Truth Marches On, by David Bax
Ava DuVernay’s Selma is the best 2014 movie I’ve seen so far. Now, that reaction may very well be bolstered by the recent events, mostly in St. Louis and New York, to which Selma’s particulars bear a striking resemblance. If that is the case, I’m okay with it. Because the seemingly chance concurrence of this film’s release with an uptick in the national dialogue only makes clear that this isn’t random or coincidental at all. The injustices that spurred Martin Luther King, Jr. to stand up in Alabama in 1965 are part of an unceasing continuum that passed directly through the lives of Michael Brown and Eric Garner. The events of 50 years ago are, tragically, just as current today as they were then.
At the center of Selma is David Oleyowo’s performance as King but he’s surrounded by such other famous figures as Coretta Scott King (Carmen Ejogo), Malcolm X (Nigel Thatch) and Mahalia Jackson (Ledisi Young), as well notable names like George Wallace (Tim Roth, perfect), J. Edgar Hoover (Dylan Baker) and Lyndon Johnson (Tom Wilkinson). At King’s side in the small Alabama town are important but less famous people, ranging from the future Atlanta Mayor Andrew Young (André Holland) down to a brief appearance by the soon to be murdered activist Viola Liuzzo (Tara Ochs).
These names are listed to point out that Selma is no mere biopic of King. More than that, Selma is not really a film about individuals at all but a moving portrait of ideals, community and how those things can nourish one another. By having a strong connection to the present day, DuVernay illustrates that humanity as a whole is a continuous organism and ideas are ropes of living matter that flow from person to person and from generation to generation. Perhaps the film’s greatest strength as a pro-peace manifesto is its resistance to cast any characters as pure villains, only as vessels of potentially positive change that haven’t yet self-activated. When President Johnson tells King the time isn’t right yet to push for voting rights reform, King admonishes him for the use of words like “wait” and “I can’t.” Later, when Johnson has come around, he says something very similar to Wallace. It’s not that Johnson is simply mimicking King. It’s that the ideas have taken root in him, become a part of him and changed him.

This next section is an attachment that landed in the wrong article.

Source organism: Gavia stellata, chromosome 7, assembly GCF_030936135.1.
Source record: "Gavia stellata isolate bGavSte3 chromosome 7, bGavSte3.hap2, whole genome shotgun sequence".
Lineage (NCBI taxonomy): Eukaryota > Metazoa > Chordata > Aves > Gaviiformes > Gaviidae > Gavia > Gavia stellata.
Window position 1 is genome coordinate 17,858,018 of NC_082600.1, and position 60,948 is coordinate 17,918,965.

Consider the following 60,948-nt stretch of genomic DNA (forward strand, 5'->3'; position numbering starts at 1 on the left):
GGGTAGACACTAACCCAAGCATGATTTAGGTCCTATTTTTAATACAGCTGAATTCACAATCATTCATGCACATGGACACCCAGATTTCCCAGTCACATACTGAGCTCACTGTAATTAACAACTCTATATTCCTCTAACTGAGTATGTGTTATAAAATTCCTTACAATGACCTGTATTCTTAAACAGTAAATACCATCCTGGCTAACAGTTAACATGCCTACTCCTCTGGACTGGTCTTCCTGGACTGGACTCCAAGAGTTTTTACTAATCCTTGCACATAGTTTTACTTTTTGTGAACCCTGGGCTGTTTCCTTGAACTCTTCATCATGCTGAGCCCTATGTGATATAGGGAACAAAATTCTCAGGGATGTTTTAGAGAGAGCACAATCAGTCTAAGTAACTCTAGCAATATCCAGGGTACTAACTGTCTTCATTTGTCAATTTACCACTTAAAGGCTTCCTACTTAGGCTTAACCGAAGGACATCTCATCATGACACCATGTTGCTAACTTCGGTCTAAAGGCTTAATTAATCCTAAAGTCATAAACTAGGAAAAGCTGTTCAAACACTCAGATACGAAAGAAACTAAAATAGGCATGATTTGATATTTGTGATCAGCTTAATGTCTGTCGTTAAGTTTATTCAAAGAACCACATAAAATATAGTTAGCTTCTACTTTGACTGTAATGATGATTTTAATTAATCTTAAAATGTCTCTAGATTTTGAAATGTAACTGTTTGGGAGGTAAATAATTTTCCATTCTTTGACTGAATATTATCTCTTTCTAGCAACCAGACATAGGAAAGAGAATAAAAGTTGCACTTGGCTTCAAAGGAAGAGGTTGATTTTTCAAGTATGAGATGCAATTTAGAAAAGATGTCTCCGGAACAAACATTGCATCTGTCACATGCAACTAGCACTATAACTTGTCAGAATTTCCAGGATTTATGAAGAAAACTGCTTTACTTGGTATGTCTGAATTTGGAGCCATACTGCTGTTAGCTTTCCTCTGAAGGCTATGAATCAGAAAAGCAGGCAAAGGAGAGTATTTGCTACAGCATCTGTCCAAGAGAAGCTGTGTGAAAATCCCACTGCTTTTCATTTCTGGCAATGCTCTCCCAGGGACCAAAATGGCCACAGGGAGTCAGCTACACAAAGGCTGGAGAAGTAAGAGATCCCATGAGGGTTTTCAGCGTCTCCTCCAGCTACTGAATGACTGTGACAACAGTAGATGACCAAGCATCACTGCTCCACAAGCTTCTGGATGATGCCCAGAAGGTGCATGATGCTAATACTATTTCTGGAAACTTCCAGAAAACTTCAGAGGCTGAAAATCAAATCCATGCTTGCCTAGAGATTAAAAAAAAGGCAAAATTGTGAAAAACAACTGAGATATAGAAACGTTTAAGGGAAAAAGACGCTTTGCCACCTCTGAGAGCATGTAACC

It’s heartening that Selma can maintain an air of hope despite depicting so many ills that parallel the things we have seen recently in our modern world. We see police pushing journalists away from demonstrations in a comparatively milder version of what befell Wesley Lowery, Ryan Reilly and others when they attempted to report on the protests in Ferguson, Missouri. And in Alabama in 1964, black people who attempted to register to vote had their personal information published, just like female journalists in 2014 who were “doxed” for trying to expose the rampant and hideous sexism in the video gaming community.
DuVernay gets our ire up repeatedly in order to make clear what may be her most important point. King and those who stood with him believed fervently in non-violence. I was reminded of a line in a movie from earlier this year, John Michael McDonagh’s Calvary: “The commandment Thou Shalt Not Kill does not have an asterisk next to it, referring you to the bottom of the page where there’s a list of instances where it’s okay to kill people.” Both McDonagh and DuVernay are trying to elucidate that pacifism is not the same as passivity. Remaining non-violent, no matter what, takes strength and conviction and it is very, very difficult.
These noble ideals are Selma’s raison d’etre. The film is not a biopic because it would be potentially disheartening to treat Martin Luther King, Jr. as one of a kind. He may have been the right person for the time to rush in and fill the leadership position necessitated by the solidifying of a movement. But it is our principles that motivate us as a global community. King may be gone but the things he did can be done again because the values he represented are still going strong. Selma may be the best 2014 movie I’ve seen but it’s a movie for all years.